Check out the nutrients below with 100 grams of coconut meat.
|Vitamin C||3.3 mg|
|Pantothenic acid||0.3 mg|
|Vitamin B-6||0.054 mg|
|Vitamin E (alpha-tocopherol)||0.24 mg|
There are also many health benefits due to the fat content of coconut meat, which the oil is taken from.
Coconut meat may benefit your heart health as it can boost good cholesterol and reduce bad cholesterol.
Eating coconut meat can also aid your digestive health as coconut meat can help your body absorb fat-soluble vitamins and nutrients. The fats (medium-chain triglyceride) in coconut meat can strengthen the gut bacteria which can protect against inflammation and fatty liver disease and type 2 diabetes.
Coconut meat may also improve your immune system and reduce inflammation due to the antioxidants and minerals such as Manganese. The medium-chain triglycerides (MCT’s) may also have antifungal and antiviral properties.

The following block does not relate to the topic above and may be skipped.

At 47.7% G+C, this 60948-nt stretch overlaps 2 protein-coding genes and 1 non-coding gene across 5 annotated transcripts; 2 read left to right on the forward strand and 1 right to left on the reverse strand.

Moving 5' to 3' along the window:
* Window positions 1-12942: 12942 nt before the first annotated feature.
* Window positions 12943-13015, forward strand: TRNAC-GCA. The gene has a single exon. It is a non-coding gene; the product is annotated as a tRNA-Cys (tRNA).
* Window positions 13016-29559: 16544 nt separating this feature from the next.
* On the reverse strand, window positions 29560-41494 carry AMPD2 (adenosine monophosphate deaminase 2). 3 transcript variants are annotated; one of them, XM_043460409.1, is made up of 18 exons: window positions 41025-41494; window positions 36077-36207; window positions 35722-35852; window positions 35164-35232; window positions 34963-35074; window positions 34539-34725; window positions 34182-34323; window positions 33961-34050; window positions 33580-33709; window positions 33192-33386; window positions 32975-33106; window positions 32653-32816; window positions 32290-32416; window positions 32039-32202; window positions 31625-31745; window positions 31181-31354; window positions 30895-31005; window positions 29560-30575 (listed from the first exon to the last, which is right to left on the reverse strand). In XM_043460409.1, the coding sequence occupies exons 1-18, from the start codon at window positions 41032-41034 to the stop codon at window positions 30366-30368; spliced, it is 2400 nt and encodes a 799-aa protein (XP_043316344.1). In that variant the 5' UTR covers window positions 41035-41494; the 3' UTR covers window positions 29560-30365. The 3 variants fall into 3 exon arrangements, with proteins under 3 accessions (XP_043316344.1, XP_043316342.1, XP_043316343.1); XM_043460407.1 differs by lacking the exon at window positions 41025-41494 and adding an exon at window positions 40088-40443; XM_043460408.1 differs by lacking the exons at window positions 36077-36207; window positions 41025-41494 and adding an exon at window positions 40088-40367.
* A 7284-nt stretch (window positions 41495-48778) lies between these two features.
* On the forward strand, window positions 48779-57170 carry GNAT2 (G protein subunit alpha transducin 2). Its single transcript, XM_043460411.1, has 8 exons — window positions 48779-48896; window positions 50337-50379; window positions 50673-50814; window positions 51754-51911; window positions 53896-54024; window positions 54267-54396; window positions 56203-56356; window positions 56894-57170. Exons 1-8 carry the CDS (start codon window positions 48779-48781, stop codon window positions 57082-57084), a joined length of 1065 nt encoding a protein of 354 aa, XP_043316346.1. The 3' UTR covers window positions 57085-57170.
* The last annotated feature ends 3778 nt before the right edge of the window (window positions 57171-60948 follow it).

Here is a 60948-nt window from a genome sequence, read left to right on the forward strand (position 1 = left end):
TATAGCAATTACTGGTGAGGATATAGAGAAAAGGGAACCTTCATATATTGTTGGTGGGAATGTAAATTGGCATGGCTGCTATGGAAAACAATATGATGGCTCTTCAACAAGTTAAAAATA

For a healthy recipe made with desiccated coconut please read our article: Date Recipe Peppermint Slice. Its raw, vegan, healthy, quick, easy and yummy
Organic Coconut meat is grown without the use of any pesticides and has not been modified genetically.
However, there are no GMO varieties of coconuts, and also there are few pesticides used on coconut trees, although there are some that do exist. Coconuts also grow very high up in the air at the top of the 25 to 35-meter trees, unless they are the dwarf variety, however, so they are never sprayed.
Luckily though it seems that, it doesn’t look like organic coconut makes any big difference. It appears that several studies have looked for pesticide residues in different coconut products and come up pretty much empty-handed.
The dried meat of the coconut is called Copra from which coconut oil is extracted.